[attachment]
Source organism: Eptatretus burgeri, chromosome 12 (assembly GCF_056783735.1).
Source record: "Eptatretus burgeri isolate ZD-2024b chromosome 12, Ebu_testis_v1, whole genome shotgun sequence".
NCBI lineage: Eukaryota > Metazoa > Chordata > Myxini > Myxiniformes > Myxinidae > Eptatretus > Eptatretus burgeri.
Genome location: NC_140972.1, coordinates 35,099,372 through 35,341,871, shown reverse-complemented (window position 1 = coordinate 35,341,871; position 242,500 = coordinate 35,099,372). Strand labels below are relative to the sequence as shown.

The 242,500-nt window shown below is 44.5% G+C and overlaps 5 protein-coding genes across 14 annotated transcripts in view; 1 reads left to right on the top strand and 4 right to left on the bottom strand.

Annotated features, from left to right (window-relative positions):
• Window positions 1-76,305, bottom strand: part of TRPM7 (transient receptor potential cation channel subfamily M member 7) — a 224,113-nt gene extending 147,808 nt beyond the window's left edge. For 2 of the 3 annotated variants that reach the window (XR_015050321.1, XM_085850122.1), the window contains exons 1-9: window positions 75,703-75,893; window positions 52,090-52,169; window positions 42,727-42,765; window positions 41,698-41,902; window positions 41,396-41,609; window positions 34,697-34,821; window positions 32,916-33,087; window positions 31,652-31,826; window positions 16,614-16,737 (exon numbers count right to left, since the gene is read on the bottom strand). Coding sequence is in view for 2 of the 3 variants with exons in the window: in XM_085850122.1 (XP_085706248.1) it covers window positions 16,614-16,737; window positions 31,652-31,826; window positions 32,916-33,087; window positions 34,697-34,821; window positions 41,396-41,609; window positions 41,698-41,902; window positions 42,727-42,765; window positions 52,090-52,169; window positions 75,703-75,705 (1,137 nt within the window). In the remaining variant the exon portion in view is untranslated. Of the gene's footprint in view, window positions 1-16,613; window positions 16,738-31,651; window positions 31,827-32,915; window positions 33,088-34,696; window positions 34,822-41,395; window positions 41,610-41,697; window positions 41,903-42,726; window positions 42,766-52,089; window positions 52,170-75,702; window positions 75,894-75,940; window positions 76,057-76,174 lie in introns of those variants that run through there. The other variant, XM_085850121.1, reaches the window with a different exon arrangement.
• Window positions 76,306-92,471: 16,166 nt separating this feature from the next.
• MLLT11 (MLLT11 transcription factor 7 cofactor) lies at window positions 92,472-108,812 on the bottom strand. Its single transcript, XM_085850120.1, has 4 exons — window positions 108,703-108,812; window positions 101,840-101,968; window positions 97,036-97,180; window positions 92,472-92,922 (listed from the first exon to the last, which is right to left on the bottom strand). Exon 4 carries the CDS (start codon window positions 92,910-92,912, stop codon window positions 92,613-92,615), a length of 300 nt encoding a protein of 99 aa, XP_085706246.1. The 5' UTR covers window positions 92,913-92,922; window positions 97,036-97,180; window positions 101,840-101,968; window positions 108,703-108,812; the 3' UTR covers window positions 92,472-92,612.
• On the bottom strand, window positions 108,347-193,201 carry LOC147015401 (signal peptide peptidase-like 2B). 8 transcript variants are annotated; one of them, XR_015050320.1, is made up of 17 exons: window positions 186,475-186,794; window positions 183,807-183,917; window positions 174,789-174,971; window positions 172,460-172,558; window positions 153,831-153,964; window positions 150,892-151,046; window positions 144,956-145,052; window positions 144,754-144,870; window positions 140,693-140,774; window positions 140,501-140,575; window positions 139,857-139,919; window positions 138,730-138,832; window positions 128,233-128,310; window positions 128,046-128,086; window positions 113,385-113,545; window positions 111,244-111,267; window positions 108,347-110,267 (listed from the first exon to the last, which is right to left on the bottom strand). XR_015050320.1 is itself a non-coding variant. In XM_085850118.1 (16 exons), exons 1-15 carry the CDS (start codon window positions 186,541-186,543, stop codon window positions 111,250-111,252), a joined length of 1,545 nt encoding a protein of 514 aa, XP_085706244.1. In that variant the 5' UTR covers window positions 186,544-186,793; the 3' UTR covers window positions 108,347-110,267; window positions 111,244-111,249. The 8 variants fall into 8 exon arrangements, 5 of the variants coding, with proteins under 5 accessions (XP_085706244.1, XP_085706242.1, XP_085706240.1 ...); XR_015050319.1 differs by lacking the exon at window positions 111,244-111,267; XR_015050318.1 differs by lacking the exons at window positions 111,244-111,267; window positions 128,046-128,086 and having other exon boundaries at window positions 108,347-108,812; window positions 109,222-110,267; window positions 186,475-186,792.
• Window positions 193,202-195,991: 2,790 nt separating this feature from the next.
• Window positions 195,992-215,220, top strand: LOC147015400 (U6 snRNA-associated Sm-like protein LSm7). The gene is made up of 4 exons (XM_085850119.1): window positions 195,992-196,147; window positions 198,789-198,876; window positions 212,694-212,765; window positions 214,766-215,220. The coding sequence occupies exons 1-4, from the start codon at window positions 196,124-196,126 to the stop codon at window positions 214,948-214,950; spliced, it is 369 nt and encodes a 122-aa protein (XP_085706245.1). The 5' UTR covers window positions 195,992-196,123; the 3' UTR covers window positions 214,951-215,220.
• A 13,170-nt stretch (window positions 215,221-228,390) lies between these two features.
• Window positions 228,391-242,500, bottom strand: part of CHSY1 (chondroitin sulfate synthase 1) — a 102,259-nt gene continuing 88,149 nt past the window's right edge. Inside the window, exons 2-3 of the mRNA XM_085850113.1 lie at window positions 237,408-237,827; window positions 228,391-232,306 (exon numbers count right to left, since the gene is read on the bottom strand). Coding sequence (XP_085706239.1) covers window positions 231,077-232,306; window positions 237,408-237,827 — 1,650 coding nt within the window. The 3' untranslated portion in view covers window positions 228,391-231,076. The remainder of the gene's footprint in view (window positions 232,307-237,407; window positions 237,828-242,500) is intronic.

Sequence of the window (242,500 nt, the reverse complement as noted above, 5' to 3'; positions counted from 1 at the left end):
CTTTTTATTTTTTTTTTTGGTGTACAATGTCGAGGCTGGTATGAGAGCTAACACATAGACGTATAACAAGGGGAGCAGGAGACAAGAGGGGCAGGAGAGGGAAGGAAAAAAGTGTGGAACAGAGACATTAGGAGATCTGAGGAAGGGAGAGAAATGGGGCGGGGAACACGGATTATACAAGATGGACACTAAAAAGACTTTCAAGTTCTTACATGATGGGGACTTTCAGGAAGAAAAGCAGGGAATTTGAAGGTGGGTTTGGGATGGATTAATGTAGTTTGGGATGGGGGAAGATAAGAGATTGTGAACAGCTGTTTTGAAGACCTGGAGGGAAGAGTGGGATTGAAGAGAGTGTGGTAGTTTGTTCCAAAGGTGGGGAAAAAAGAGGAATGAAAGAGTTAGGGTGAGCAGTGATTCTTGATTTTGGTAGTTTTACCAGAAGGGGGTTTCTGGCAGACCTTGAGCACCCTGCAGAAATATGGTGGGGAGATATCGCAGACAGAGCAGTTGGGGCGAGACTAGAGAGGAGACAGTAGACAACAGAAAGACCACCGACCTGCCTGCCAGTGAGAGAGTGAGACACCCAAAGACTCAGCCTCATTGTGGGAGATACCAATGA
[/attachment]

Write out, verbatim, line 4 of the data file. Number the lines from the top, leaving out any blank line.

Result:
Genome location: NC_140972.1, coordinates 35,099,372 through 35,341,871, shown reverse-complemented (window position 1 = coordinate 35,341,871; position 242,500 = coordinate 35,099,372). Strand labels below are relative to the sequence as shown.